He’s 76 years old and he has been in convalescence since he suffered a minor stroke last April, for which he was transferred to a Paris hospital; he has been president of Algeria for three mandates; and, despite all that, aging Algerian President Bouteflika isn’t ready to let go of power.
Under normal circumstances, and in a country with a minimum level of respect for democracy, the guy should have left office a long time ago. This what many Algerian analysts and politicians have asserted. In the Arab world, however, conquering and conceding power follow a different set of logic., and Algeria is no exception.
It’s true the country has had more presidents and elections than other Arab states where dictators ruled for decades and never held free and fair presidential elections but held instead “referendums” where they got “99.99” % of people’s approval.
Still, we know very well that the powerful military in Algeria has been orchestrating the results of presidential elections and that if there wasn’t one-ruling presidential system in Algeria, there has at least been a one-ruling party system.
First elected in 1999 as president of the 5th Algerian Republic, Abdelaziz Bouteflika is clearly the most powerful president since Houari Boumediene. The Morocco-born Algerian national had a remarkable debut in politics at a very young age, first as a member of the liberation movement fighting for independence and then as MP in post-colonial Algeria before being appointed Minister for Youth, Sports and Tourism and then head of his country’s diplomatic institutions as Minister of Foreign Affairs.
He rose higher in office when he became Boumediene’s right hand man, with whom he orchestrated a coup against President Ahmed Ben Bella. Bouteflika was destined to take over after his mentor’s sudden death in 1978. At this point, his political career was very close to being fulfilled.
However, soon after things went upside-down for the ambitious politician. A military figure, Chadli Benjdid, was chosen, instead, as president. Bouteflika was sidelined afterwards, forcing him to choose a self-imposed exile in 1981. Six years later, Bouteflika returned to Algeria during the internal crisis of the ruling party since independence–Front de Libération Nationale (FLN)–was deepening. Public discontent vis-à-vis how the party had been handling the country’s domestic affairs was deepening, which finally culminated in popular uprisings in October 1988.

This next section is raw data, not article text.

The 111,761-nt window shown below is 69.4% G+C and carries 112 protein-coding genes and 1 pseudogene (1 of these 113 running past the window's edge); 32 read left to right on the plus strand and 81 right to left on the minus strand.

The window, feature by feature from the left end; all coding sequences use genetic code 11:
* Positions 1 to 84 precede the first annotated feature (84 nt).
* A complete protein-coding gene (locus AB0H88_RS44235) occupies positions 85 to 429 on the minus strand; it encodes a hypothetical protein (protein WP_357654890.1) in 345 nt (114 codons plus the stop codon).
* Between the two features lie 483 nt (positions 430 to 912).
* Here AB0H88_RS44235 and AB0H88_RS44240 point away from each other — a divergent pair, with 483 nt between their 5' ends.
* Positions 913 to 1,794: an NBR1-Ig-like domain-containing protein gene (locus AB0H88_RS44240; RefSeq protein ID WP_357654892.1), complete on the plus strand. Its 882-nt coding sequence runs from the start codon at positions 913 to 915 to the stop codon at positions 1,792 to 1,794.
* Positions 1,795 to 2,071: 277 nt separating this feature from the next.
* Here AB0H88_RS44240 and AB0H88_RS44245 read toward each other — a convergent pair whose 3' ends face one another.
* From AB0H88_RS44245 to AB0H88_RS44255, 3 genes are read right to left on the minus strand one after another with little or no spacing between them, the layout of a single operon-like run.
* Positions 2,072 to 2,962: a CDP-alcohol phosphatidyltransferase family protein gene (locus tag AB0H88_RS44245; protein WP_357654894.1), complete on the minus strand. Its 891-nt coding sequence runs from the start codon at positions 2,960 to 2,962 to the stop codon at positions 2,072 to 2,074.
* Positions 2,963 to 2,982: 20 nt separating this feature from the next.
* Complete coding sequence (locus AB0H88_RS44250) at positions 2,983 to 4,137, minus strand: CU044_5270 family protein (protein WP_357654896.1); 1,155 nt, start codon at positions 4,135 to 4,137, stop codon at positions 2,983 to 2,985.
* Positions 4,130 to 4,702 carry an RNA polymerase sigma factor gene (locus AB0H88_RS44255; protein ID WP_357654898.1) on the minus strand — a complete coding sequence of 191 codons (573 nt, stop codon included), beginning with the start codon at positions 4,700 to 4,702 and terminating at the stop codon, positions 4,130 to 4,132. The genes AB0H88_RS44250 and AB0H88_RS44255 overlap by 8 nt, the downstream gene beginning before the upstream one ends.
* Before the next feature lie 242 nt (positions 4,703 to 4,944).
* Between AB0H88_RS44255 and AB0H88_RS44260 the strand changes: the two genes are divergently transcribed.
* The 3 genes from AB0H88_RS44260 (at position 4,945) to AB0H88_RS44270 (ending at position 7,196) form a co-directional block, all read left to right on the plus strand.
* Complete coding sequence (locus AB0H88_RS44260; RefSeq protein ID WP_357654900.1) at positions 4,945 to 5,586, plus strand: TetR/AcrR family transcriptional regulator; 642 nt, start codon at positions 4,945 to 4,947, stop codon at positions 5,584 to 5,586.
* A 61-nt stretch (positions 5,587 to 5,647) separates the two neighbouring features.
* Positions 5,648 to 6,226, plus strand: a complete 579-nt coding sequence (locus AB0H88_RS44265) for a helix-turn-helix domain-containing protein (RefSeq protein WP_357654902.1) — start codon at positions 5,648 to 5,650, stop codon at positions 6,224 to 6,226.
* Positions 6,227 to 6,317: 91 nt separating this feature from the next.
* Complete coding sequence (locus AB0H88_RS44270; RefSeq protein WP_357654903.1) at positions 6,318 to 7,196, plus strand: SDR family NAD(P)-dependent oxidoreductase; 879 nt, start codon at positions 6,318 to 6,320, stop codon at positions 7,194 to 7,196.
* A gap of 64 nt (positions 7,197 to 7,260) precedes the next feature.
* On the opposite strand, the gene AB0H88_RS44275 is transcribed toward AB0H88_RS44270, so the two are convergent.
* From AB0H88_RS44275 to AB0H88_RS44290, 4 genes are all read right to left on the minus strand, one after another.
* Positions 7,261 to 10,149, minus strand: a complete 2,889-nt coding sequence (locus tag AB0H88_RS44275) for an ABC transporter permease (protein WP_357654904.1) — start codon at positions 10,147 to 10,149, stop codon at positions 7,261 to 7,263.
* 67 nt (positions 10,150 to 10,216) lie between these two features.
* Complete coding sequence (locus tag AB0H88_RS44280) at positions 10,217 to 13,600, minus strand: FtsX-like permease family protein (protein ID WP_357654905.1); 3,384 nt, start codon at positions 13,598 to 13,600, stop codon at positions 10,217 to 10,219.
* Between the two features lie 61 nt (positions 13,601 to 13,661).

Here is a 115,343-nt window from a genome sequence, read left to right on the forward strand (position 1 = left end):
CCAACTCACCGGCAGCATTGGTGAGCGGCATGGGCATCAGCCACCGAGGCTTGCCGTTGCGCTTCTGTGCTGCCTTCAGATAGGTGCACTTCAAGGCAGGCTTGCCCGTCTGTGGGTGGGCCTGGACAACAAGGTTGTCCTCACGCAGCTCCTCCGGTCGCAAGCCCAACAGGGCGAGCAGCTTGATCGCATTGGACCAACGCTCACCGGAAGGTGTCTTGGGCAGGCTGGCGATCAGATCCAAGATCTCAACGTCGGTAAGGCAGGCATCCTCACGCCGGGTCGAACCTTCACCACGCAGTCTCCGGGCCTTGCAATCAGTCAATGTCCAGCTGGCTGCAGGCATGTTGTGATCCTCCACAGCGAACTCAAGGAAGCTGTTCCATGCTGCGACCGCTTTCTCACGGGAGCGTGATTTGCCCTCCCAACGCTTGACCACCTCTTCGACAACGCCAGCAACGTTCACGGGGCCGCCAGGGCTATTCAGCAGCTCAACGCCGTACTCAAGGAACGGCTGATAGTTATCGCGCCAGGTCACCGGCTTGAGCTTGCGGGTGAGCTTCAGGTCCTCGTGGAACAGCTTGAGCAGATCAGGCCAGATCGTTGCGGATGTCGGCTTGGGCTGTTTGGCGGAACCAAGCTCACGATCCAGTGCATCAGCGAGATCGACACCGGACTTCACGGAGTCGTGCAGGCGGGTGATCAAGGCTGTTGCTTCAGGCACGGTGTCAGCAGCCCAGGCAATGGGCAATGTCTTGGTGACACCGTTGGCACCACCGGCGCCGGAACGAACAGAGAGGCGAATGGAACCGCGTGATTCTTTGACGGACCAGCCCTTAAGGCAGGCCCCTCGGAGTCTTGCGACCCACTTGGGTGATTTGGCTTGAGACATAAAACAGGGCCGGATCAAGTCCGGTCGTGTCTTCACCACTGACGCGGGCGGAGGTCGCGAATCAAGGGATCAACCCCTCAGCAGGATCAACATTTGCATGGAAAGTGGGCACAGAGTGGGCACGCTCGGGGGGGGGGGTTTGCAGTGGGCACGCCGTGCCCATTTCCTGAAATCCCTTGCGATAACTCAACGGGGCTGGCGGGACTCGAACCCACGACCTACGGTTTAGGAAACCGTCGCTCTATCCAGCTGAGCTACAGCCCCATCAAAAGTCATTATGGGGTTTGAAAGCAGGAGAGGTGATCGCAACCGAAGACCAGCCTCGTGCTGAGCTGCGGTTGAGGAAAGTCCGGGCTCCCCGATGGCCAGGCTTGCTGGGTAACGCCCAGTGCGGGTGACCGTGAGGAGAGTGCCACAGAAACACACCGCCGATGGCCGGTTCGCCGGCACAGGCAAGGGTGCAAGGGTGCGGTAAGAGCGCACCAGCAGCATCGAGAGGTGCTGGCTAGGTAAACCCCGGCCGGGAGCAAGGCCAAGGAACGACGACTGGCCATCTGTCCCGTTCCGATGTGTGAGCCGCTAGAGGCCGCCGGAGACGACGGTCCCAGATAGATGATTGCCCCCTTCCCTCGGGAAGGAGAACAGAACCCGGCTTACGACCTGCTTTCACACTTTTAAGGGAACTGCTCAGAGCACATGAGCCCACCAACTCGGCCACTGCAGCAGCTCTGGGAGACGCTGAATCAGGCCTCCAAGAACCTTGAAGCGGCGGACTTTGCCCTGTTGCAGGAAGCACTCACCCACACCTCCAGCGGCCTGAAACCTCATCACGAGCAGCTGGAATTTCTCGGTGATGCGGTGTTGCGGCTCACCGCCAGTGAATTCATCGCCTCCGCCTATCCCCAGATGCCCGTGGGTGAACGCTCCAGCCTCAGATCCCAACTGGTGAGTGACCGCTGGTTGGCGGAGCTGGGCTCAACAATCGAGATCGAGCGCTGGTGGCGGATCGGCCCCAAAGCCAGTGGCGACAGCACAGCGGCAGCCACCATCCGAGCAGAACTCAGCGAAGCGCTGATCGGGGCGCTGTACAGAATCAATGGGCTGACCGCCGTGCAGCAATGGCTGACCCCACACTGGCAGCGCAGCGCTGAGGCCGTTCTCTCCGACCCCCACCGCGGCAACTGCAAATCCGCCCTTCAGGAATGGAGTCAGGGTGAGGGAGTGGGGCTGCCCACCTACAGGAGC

The regime had the option to allow some freedoms to ease off the pressure of the regime. Pluralism was institutionalized and so new political parties emerged. Among them, one party in particular knew how to instrumentalize public dissatisfaction with decades of FLN’s rule.
The Islamic Salvation Front (FIS) was more of a social contestation movement than a modern political party with a clear agenda on how to fix economy or run state affairs. Yet, with a combination of religious and populist discourse FIS managed to attract thousands of disillusioned citizens, especially among the youth.
A first sweeping victory in local elections in 1990 apparently wasn’t enough of a warning for the regime. The country’s strongmen probably underestimated the Islamist movement’s true force. However, the first round of general elections in December 1991 confirmed the ugly truth everybody was trying to ignore.
When the army canceled the results of the elections a bloody civil war broke out between the state and radical Islamic factions, claiming the lives of around 200.000 Algerians during an era which was later named “the Black Decade”.
The country sank into a political quagmire. In many countries, at different times in history, when a crisis worsened there was an urgent need for a charismatic leader–Algeria needed a savior at that moment. This time Abdelaziz Bouteflika was the military’s best choice.
The experienced statesman managed to bring peace back to the country after he launched a civil reconciliation initiative that granted amnesty to Islamist militants who agreed to lay down their arms. He then grew in popularity, which made him easily secure a second term in 2004.
He gradually gained more power and influence than his predecessors and succeeded, as many analysts say, in cornering the strong military. As he did so, his health started to fail him. In 2005 he was taken to hospital in France for urgent treatment of a bleeding stomach ulcer.
Then, last April he was rushed to Paris again after suffering a mini-stroke. The incident triggered debate among the Algerian public on whether the president was still fit for the job. For months he has been in convalescence and made only few public appearances.
Many called for article 88 of the Constitution, which deals with the cases in which the president is unable to carry out his functions, to be enforced. Bouteflika however remains defiant. After all the speculations made about how much control the ill president is still maintaining, he recently demonstrated he is still pulling the strings.
The recent reshuffle of government cabinet and the “imposition” of Amar Saadani as secretary general of FLN was an indication to several observers that the president and his entourage are still running the show inside the regime.
Many saw that those recent moves aim to control and define the outcome of next year’s presidential elections. Bouteflika might be, because of his deteriorating health, unable to run for a new term, but he’s clearly steadfast in his determination to place his personal choice in the presidential seat.
It rather looks, however, that for the country’s benefit, the president should be seriously considering to retire. No matter how firm his grip on power now, time catches up with everybody, and he will have to let go sooner or later.
© Morocco World News. All Rights Reserved. This material may not be published, rewritten or redistributed